Ireland could see a significant increase in the number of illegal immigrants and asylum seekers arriving here after Brexit, a Government report has warned.
The National Risk Assessment 2018 report finds that Ireland is at risk of increased illegal movement of asylum seekers.
“Brexit may give rise to a risk of increased illegal movement of third-country nationals into Ireland from the UK, as well as possible consequences for secondary movements of asylum seekers and illegal migrants from the UK to Ireland in the event of UK divergence from EU law in the field of asylum,” the report states.
The Cabinet is due to meet in Kerry tomorrow, where Tánaiste Simon Coveney will outline contingency plans being developed in case of a hard Brexit.
The National Risk Assessment report also identifies Brexit-related threats to growth, warning that even a soft Brexit will have a “dampening effect” on our economy.
The report points to studies which have found that, depending on what arrangements are hammered out, Brexit will result in Irish GDP in 2030 being between 2.8% and 7% below what would be projected if Britain remained in the EU.
Five sectors account for 90% of the negative impact — agri-food, pharma-chemicals, electrical machinery, wholesale, and retail, as well as air transport.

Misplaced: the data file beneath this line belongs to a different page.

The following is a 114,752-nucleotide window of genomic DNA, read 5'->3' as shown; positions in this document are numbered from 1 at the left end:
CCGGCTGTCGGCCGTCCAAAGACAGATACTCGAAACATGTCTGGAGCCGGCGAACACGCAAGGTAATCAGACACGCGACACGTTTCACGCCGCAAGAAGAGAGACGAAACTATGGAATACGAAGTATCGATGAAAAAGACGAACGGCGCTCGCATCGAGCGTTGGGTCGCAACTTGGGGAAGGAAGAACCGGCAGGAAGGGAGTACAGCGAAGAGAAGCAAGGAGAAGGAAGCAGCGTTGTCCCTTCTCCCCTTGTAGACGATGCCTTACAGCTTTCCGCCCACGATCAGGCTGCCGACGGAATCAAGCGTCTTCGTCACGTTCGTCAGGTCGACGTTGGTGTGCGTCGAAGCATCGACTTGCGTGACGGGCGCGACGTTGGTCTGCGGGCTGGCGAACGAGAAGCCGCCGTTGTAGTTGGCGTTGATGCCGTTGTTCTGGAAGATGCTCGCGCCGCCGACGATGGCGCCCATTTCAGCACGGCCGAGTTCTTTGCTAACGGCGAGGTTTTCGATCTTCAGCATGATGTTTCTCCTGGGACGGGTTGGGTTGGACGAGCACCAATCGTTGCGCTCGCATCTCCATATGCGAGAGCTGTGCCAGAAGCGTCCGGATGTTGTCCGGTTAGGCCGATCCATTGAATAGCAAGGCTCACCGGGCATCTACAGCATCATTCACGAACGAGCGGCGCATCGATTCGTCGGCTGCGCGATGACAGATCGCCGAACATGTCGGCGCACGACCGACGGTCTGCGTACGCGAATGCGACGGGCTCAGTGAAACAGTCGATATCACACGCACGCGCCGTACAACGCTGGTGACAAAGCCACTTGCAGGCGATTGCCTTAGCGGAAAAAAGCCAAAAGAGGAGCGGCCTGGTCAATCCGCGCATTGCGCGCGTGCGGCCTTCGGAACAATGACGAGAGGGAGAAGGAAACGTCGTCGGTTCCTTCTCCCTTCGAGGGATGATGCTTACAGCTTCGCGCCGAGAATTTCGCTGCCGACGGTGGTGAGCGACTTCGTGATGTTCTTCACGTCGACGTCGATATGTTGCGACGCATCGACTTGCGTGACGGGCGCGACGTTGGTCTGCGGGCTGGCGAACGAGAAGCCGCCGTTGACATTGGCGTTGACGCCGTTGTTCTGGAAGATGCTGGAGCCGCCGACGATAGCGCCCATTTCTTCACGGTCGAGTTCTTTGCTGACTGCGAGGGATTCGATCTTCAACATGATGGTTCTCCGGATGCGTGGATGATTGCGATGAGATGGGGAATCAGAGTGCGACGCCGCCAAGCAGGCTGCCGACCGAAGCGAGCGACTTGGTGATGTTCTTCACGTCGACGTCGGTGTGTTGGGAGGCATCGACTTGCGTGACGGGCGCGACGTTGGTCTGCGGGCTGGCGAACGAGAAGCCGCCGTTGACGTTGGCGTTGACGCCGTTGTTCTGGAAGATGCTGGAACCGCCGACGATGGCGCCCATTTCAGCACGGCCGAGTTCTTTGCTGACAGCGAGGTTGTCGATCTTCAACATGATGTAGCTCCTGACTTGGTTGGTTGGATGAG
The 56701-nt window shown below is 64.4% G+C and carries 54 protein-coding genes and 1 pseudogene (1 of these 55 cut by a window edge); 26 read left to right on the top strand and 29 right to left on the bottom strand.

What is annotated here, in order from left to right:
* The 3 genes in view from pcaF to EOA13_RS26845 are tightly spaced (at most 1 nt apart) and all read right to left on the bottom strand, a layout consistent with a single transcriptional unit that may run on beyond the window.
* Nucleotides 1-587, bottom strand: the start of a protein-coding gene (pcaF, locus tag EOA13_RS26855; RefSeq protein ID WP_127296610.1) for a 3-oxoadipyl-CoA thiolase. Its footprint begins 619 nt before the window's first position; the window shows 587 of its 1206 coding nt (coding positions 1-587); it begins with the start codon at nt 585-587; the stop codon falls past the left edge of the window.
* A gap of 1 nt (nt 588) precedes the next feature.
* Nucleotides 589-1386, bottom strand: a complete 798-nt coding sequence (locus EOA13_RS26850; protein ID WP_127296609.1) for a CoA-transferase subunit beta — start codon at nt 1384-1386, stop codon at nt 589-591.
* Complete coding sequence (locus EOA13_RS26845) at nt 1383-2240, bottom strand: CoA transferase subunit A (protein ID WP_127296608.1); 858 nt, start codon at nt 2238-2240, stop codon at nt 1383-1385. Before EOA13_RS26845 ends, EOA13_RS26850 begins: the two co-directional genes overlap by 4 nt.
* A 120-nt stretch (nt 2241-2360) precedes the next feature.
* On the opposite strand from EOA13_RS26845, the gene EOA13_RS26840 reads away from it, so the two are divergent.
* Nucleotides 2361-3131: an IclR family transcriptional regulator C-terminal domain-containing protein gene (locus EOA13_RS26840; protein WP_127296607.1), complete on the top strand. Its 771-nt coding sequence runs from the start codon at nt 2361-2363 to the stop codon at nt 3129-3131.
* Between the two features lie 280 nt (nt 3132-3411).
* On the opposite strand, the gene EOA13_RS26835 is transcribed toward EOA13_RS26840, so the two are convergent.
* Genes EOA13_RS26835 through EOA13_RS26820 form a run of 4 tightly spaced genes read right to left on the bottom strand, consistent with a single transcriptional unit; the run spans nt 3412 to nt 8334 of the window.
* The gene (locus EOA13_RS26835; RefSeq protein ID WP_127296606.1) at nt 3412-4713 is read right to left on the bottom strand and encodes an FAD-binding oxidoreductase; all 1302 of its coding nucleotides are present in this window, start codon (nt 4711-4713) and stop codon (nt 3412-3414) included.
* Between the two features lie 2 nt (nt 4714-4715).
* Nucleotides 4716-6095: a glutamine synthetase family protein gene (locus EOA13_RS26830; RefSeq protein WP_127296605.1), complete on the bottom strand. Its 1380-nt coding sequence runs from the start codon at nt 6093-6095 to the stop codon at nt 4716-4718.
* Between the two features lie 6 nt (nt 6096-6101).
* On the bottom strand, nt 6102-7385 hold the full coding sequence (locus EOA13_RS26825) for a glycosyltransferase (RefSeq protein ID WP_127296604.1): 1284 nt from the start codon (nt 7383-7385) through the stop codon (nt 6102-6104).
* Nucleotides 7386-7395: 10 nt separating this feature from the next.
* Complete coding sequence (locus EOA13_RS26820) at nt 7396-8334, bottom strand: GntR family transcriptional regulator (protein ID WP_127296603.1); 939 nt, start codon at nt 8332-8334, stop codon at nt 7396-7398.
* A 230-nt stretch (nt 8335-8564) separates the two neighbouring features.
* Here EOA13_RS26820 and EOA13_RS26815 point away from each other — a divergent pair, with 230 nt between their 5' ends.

This year’s report also includes two new risks — an overheating in the economy and the impact of social media on public debate. The risks relate to the lack of oversight of both social media users and emerging concerns around the accessing and use of personal data by third parties.
The spreading of misinformation, or so-called ‘fake news’, is also discussed. It says there is a potential for an increasing “sense of isolation and exclusion” for those who may not have the necessary resources or skills to access social media and services delivered online.
A section on the economy reflects the risk of growth rates continuing on their present trajectory and the economy potentially approaching its capacity limits, with factors including the under-supply of housing and risks to our competitiveness, as well as a tightening of the labour market, and infrastructural constraints.
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